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Calling in a star to help out a brand

When celebrity endorsements click, they tend to deliver mega-sized outcomes

Gulf News

Mila Kunis and Willem Defoe are featured in marketing campaigns for the iconic American brand Jim Beam. Daniel Craig stars in a global Heineken advertising campaign connecting the brand to the James Bond franchise.

The quarterback Drew Brees stars in a Pampers Super Bowl campaign, while Gary Sinese does the voice over for SunTrust Bank’s Super Bowl ad. Jeffry Tambor stars in a Sabra Hummus commercial.

And LG launches a global campaign featuring Pretty Lights. These examples happen to be campaigns done by StrawberryFrog. It’s not a new idea in marketing — celebrity endorsements sell products.

Not all brands align with the theory of celebrity endorsements. However this is based in pretty simple logic. Increasingly, people admire and moreover idolise celebrities — so when famous people are seen in ads promoting a product, audiences buy that product.

I for one am not advocating using stars in ads. Though they do make an impact. We launched the ‘Hello Tomorrow’ brand advertising across the globe in an award-winning work but it wasn’t until the brand shifted to Jennifer Aniston in a funny commercial that the ads went viral.

The positive impact on product sales cannot be understated. According to a Marketwatch claim in ‘Social Media Week’, just one endorsement can spell an increase in sales by 4 per cent, almost immediately.

That’s why businesses, even small businesses, would be foolish to ignore star influencers to promote their brand. The effects can be significant if you can align a prominent name to influence your audience.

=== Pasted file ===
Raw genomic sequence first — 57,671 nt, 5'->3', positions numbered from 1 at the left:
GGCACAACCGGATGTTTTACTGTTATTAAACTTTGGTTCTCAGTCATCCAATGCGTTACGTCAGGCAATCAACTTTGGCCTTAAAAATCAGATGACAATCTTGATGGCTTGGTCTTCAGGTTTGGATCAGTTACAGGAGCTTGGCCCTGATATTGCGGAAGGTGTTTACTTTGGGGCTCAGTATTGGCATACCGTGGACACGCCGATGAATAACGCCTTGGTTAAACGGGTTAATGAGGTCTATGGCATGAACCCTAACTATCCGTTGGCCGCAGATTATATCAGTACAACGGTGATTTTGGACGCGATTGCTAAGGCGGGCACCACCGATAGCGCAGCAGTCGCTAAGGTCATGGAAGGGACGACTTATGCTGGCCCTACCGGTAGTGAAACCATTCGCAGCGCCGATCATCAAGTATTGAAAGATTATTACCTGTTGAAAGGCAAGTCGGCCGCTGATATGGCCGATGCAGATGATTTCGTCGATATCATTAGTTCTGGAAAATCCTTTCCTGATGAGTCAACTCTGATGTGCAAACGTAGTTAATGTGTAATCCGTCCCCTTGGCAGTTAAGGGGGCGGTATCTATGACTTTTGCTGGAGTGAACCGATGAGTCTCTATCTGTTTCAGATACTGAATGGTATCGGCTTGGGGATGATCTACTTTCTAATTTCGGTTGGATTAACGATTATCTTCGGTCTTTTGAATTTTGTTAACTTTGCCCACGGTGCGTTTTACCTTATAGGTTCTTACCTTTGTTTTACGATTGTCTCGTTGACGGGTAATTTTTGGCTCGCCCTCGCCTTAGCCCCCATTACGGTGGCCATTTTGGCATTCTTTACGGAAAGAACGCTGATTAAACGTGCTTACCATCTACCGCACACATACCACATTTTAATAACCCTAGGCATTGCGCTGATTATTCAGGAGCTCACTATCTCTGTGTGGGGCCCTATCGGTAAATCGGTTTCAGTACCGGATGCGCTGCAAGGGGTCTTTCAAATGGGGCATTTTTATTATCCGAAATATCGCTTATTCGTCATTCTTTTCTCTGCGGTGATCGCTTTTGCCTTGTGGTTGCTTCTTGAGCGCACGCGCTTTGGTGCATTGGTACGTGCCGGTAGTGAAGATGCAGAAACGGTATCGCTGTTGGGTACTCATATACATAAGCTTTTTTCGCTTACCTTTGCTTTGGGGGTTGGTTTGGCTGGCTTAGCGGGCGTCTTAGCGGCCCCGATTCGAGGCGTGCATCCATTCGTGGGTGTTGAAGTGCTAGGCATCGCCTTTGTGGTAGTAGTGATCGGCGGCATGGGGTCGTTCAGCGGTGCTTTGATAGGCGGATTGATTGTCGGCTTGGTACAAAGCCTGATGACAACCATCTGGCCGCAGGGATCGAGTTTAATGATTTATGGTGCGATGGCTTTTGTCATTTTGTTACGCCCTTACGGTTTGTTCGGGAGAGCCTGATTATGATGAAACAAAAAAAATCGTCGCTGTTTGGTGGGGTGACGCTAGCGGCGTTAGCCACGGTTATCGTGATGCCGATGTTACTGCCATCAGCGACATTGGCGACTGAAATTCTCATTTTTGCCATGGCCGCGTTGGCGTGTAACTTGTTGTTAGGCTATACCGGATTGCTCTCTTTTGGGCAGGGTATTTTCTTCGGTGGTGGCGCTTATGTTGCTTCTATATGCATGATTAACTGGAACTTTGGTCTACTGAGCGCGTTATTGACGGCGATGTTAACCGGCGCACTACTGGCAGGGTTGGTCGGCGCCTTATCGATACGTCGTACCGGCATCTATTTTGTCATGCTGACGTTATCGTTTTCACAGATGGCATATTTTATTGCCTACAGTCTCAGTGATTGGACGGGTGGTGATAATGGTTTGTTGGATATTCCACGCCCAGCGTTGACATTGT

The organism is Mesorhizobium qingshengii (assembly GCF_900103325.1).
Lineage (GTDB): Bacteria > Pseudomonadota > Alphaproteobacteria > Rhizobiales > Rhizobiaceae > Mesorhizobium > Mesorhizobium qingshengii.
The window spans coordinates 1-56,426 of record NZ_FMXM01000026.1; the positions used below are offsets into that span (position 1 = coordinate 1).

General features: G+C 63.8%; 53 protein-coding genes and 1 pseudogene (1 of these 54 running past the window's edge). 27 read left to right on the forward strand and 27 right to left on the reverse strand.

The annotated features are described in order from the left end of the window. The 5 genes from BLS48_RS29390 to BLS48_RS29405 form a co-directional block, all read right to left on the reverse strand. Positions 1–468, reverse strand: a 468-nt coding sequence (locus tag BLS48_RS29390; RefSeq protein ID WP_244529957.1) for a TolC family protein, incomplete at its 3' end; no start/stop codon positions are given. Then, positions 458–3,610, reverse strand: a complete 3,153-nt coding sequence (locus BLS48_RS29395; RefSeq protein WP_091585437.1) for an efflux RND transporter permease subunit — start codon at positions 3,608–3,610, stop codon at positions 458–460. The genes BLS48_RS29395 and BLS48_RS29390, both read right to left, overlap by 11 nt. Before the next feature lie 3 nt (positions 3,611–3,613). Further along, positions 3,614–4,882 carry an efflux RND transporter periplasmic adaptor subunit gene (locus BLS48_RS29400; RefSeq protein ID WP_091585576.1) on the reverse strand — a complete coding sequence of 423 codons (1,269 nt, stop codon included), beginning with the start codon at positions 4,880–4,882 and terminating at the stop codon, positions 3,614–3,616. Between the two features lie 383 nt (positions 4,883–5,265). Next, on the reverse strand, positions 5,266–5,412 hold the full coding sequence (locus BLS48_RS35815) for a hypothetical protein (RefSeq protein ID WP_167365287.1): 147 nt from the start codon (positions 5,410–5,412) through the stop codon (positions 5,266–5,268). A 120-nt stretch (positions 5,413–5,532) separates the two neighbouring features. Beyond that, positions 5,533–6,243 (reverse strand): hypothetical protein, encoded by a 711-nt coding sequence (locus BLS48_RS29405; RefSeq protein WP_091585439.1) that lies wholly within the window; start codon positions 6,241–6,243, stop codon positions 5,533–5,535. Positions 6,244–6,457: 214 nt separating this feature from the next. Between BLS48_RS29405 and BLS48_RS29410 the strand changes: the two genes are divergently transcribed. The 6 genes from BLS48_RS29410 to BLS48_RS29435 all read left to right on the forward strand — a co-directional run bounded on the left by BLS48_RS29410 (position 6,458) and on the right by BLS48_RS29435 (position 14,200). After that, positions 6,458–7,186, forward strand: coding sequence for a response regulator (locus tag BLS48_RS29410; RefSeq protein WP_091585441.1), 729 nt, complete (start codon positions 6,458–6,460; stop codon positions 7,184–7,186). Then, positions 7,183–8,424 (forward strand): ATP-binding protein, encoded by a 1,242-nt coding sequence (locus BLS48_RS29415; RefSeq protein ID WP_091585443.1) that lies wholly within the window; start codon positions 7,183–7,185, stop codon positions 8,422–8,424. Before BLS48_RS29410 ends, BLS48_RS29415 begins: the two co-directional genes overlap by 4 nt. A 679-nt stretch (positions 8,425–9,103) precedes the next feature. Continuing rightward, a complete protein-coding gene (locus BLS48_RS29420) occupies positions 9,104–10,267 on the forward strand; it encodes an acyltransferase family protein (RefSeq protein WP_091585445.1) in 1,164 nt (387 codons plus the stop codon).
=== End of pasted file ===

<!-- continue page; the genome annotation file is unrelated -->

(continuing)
When stars may not affect brand loyalty, one study entitled ‘Impact of celebrity endorsements on consumer brand loyalty: Does it really matter?’ says star “endorsements are a powerful and useful tool that magnifies the effect of a campaign”.

Icons hang out with icons. In my personal experience when a celebrity signs an endorsement deal with a product, legitimacy aligns with the brand, simply because of the star power behind it.

According to the US magazine “Ad Age”, a brand that signs an endorsement contract with a celebrity or an athlete can see their stock rise as soon as the news is made public.

Studies have shown that advertisements that use a celebrity, about whom many people already have positive feelings and impulses, grab an audience’s attention more easily than a standard ad.

Take, for example, RDG Global, the fashion company in the US. They design and market the activewear brand Jessica Simpson. There are reports that Jessica Simpson fashion achieves over $1 billion (Dh3.67 billion) a year in sales.

Of course, it is equally important to remember that a star endorsements alone do not guarantee success. It is the combination of several factors, especially the price and other elements that work together for the success.

And of course there’s always the risk that the celebrity’s behaviour can have the opposite effect. When you’re aiming for the stars, you really need to know what you’re doing and work with partners who are used to working with celebrities.

Scott Goodson is the CEO of StrawberryFrog, the New York-based agency.

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